Complete Question Explanation
Question #18: Must Be True. The correct answer choice is (B).
The stimulus contains a fact set. Scientists receive the most recognition when overthrowing conventional wisdom, and apparently global warming is part of that wisdom (it's "widely accepted"). Some scientists are skeptical of it, but very few find it to be unlikely - despite the apparent motivation to overthrow conventional wisdom.
The stem asks us to determine what must be true. Proceed by the process of elimination: any answer choice that does not pass the Fact Test must be immediately eliminated.
Answer choice (A) is incorrect because we have no information about the accepted moral standards for scientific debate - our evidence instead speaks of the motivations of scientists in their research. Thus, answer choice (A) cannot be proven with the information presented in the stimulus.
Answer choice (B) is the correct answer choice. We are told that scientists have a motivation to overthrow conventional wisdom, and we are also told that the idea of global warming is widely accepted - making it, effectively, conventional wisdom. We can prove, then, that most scientists have substantial motive to disprove it.
Answer choice (C) is incorrect, because the stimulus does not allow us to determine whether the evidence conclusively proves the global warming hypothesis.
Answer choice (D) is incorrect, because it falls entirely outside the scope of the fact set. It's entirely possible that the scientists in question have actually offered an alternative hypothesis.
Answer choice (E) is incorrect, because it contains an exaggeration: we cannot prove that research in global warming is primarily driven by a desire for recognition in the scientific community.
#18 - Modern science is built on the process of posing
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I am a little confused by why B is a better answer than A. Can someone help me out?
Answer A is tempting, maybe, but it doesn't really overgeneralize. If parents hide an innocent child, that could indeed be thought of as "obstructing police work".
Answer B is better in that the "widely recognized" part of it counters the "widely accepted" in the stimulus, and because the other countervailing principles help override the parents' "duty" to hide their child, so that there isn't, after all, a presumption that it's o.k. to obstruct police work.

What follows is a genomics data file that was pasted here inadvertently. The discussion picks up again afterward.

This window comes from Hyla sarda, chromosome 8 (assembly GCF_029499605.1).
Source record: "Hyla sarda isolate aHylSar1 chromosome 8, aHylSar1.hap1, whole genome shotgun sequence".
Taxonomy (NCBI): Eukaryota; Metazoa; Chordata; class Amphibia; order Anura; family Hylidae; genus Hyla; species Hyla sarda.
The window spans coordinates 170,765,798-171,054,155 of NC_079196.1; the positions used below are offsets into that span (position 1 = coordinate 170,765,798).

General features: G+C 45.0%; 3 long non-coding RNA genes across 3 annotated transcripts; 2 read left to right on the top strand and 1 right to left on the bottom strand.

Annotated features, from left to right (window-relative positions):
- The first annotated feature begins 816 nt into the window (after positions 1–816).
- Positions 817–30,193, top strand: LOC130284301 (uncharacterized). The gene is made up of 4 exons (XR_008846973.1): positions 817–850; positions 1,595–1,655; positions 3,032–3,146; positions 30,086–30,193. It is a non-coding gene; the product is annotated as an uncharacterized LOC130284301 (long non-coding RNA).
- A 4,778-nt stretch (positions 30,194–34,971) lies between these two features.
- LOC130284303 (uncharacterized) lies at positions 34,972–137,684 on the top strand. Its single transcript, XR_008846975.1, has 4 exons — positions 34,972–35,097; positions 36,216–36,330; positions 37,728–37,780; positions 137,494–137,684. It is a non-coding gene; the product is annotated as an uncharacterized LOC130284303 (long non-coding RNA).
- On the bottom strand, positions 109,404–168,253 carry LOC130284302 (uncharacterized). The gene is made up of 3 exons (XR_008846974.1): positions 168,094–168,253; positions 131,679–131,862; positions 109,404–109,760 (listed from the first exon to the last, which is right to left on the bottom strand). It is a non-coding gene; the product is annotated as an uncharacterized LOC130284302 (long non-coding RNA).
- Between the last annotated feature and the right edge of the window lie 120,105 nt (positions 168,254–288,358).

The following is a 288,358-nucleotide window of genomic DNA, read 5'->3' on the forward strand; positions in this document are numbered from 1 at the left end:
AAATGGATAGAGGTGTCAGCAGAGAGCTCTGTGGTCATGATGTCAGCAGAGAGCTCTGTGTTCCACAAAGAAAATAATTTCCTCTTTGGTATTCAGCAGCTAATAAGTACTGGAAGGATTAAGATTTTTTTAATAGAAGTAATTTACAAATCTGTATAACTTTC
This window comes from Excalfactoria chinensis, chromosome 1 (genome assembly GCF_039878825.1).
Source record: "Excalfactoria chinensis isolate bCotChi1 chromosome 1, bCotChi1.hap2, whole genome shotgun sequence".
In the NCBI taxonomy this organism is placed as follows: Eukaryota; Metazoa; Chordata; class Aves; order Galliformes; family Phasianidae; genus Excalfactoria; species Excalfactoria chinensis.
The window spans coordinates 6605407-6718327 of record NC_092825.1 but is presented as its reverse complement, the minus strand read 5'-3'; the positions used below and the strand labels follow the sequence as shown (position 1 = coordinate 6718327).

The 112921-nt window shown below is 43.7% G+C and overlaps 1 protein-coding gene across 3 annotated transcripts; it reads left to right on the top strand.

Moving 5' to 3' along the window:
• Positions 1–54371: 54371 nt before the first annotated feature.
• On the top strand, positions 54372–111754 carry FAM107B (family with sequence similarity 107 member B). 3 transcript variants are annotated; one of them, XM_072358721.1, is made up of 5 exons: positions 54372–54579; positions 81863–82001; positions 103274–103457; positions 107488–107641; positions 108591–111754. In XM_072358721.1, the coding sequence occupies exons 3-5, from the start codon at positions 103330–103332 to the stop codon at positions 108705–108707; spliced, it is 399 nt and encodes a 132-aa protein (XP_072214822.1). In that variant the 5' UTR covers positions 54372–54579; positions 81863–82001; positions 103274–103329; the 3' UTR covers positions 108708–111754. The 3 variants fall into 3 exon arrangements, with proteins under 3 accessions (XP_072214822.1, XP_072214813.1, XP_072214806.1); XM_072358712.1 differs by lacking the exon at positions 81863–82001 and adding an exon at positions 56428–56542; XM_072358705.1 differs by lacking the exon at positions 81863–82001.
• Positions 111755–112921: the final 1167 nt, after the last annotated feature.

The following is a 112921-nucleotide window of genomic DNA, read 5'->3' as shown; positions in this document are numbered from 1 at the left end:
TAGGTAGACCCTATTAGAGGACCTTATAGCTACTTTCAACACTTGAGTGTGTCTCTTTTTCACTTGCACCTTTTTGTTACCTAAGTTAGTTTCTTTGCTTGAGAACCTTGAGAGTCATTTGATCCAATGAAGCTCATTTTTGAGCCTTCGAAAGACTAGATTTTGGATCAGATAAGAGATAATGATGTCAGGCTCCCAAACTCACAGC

Hope this helps,
I chose A for #18 regarding moral dilemmas. Can you help me understand why it's not as good an option as the correct answer, B? Thanks!
Also Can you break down the conditional reasoning in #25 of that section as well, please?
Thanks for your questions.
As to the first, answer choice A is incorrect because we have no information about the accepted moral standards for scientific debate - our evidence instead speaks of the motivations of scientists in their experimental research. Thus, we will not be able to prove that A is true.
B, by contrast, we can prove. We are told that scientists have motivation to overthrow conventional wisdom, and we are also told that the idea of global warming is widely accepted - making it, effectively, conventional wisdom. We can prove, then, that most scientists have good motivation to try to disprove it.
As for #25, the only conditional reasoning I see in this stimulus is that, since academy support stifled innovation in sculpture, AS --> xI. This relationship suggests that C is correct, since the far greater number of unsponsored paintings than unsponsored sculptures means that painters likely were more often free of the need for academy support, and thus they were not as often subject to its stifling effect on innovation.
Hope that helps!
I immediately eliminated answers (A) and (b) because of the 'most scientists' part. Given parts of the stimulus such as 'some scientists are skeptical of the widely accepted predictions of global warming' and 'hundreds of researchers striving to make breakthroughs in climatology,' isn't 'most scientists' unsupported?
How can we assume that “most researchers” have motive to discredit the global warming hypothesis when the stimulus says “it is accordingly unsurprising that SOME scientists are skeptical of the widely accepted predictions of global warming.”
The stimulus tells us that, "Nothing brings more recognition than overturning conventional wisdom," and further that predictions about global warming are "widely accepted," meaning that these predictions are the conventional wisdom.
So, since it brings recognition -- indeed, more recognition than anything else -- to overturn conventional wisdom, and global warming is conventional wisdom, we have support for answer choice B, that most researchers have a powerful incentive to find evidence against global warming.
The fact that only some scientists are doing this doesn't change the fact that many may have an incentive to do so; perhaps they are merely not acting on that incentive. It is this very situation that the author finds "surprising" in the last sentence.
Good luck in your studies,
Hello! When I first solved this, I didn't think Answer (A) was talking about moral standards. Can someone explain how they made the jump? Should I translate "the accepted standards of x" to "moral standards," whenever it comes up? Thank you!
Feel free to remove the word "moral" from the explanation. Answer Choice (A) denotes the standards of debate, which was not discussed. Some people might connote "moral" from a standard of conduct, others might connote "ethical," and others might not connote at all. Regardless of how you interpreted "standards of debate," it wasn't discussed.
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